11.
JAMA Netw Open ; 4(12): e2140568, 2021 12 01.
Article in English | MEDLINE | ID: covidwho-1592803

ABSTRACT

Importance: Obesity, diabetes, and hypertension are common comorbidities in patients with severe COVID-19, yet little is known about the risk of acute respiratory distress syndrome (ARDS) or death in patients with COVID-19 and metabolic syndrome. Objective: To determine whether metabolic syndrome is associated with an increased risk of ARDS and death from COVID-19. Design, Setting, and Participants: This multicenter cohort study used data from the Society of Critical Care Medicine Discovery Viral Respiratory Illness Universal Study collected from 181 hospitals across 26 countries from February 15, 2020, to February 18, 2021. Outcomes were compared between patients with metabolic syndrome (defined as ≥3 of the following criteria: obesity, prediabetes or diabetes, hypertension, and dyslipidemia) and a control population without metabolic syndrome. Participants included adult patients hospitalized for COVID-19 during the study period who had a completed discharge status. Data were analyzed from February 22 to October 5, 2021. Exposures: Exposures were SARS-CoV-2 infection, metabolic syndrome, obesity, prediabetes or diabetes, hypertension, and/or dyslipidemia. Main Outcomes and Measures: The primary outcome was in-hospital mortality. Secondary outcomes included ARDS, intensive care unit (ICU) admission, need for invasive mechanical ventilation, and length of stay (LOS). Results: Among 46 441 patients hospitalized with COVID-19, 29 040 patients (mean [SD] age, 61.2 [17.8] years; 13 059 [45.0%] women and 15713 [54.1%] men; 6797 Black patients [23.4%], 5325 Hispanic patients [18.3%], and 16 507 White patients [57.8%]) met inclusion criteria. A total of 5069 patients (17.5%) with metabolic syndrome were compared with 23 971 control patients (82.5%) without metabolic syndrome. In adjusted analyses, metabolic syndrome was associated with increased risk of ICU admission (adjusted odds ratio [aOR], 1.32 [95% CI, 1.14-1.53]), invasive mechanical ventilation (aOR, 1.45 [95% CI, 1.28-1.65]), ARDS (aOR, 1.36 [95% CI, 1.12-1.66]), and mortality (aOR, 1.19 [95% CI, 1.08-1.31]) and prolonged hospital LOS (median [IQR], 8.0 [4.2-15.8] days vs 6.8 [3.4-13.0] days; P < .001) and ICU LOS (median [IQR], 7.0 [2.8-15.0] days vs 6.4 [2.7-13.0] days; P < .001). Each additional metabolic syndrome criterion was associated with increased risk of ARDS in an additive fashion (1 criterion: 1147 patients with ARDS [10.4%]; P = .83; 2 criteria: 1191 patients with ARDS [15.3%]; P < .001; 3 criteria: 817 patients with ARDS [19.3%]; P < .001; 4 criteria: 203 patients with ARDS [24.3%]; P < .001). Conclusions and Relevance: These findings suggest that metabolic syndrome was associated with increased risks of ARDS and death in patients hospitalized with COVID-19. The association with ARDS was cumulative for each metabolic syndrome criteria present.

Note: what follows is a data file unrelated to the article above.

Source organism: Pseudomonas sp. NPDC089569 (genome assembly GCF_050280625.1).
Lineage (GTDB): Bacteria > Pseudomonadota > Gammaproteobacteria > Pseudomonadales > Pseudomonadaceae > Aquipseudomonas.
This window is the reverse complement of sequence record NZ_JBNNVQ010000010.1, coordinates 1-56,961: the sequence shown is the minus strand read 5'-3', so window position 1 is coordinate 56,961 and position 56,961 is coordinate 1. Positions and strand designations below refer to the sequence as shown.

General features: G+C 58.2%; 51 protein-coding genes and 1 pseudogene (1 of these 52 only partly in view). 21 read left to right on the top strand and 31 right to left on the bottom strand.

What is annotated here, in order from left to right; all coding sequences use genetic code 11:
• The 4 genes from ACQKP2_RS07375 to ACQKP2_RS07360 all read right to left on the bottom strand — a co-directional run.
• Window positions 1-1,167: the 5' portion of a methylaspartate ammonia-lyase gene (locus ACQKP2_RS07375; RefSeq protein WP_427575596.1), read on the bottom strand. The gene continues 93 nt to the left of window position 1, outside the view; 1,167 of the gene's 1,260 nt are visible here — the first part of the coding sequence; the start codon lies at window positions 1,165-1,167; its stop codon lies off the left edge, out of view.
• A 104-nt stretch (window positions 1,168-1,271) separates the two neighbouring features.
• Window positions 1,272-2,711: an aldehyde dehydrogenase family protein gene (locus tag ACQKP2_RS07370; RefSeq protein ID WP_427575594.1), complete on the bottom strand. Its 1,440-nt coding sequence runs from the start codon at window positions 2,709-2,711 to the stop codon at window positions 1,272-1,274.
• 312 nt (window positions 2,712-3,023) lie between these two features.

Subject(s)
COVID-19/epidemiology , COVID-19/mortality , Hospitalization , Metabolic Syndrome/epidemiology , Respiratory Distress Syndrome/epidemiology , Adult , COVID-19/therapy , Comorbidity , Critical Care , Female , Hospital Mortality , Humans , Length of Stay , Male , Middle Aged , Prognosis , Prospective Studies , Respiration, Artificial , Risk Factors , SARS-CoV-2
12.
Resuscitation ; 170: 230-237, 2022 01.
Article in English | MEDLINE | ID: covidwho-1569021

ABSTRACT

RATIONALE: The impact of palliative care consultation on end-of-life care has not previously been evaluated in a multi-center study. OBJECTIVES: To evaluate the impact of palliative care consultation on the incidence of cardiopulmonary resuscitation (CPR) performed and comfort care received at the end-of-life in hospitalized patients with COVID-19. METHODS: We used the Society of Critical Care Medicine's COVID-19 registry to extract clinical data on patients hospitalized with COVID-19 between March 31st, 2020 to March 17th, 2021 and died during their hospitalization. The proportion of patients who received palliative care consultation was assessed in patients who did and did not receive CPR (primary outcome) and comfort care (secondary outcome). Propensity matching was used to account for potential confounding variables. MEASUREMENTS AND MAIN RESULTS: 3,227 patients were included in the analysis. There was no significant difference in the incidence of palliative care consultation between the CPR and no-CPR groups (19.9% vs. 19.4%, p = 0.8334). Patients who received comfort care at the end-of-life were significantly more likely to have received palliative care consultation (43.3% vs. 7.7%, p < 0.0001). After propensity matching for comfort care on demographic characteristics and comorbidities, this relationship was still significant (43.2% vs. 8.5%; p < 0.0001). CONCLUSION: Palliative care consultation was not associated with CPR performed at the end-of-life but was associated with increased incidence of comfort care being utilized. These results suggest that utilizing palliative care consultation at the end-of-life may better align the needs and values of patients with the care they receive.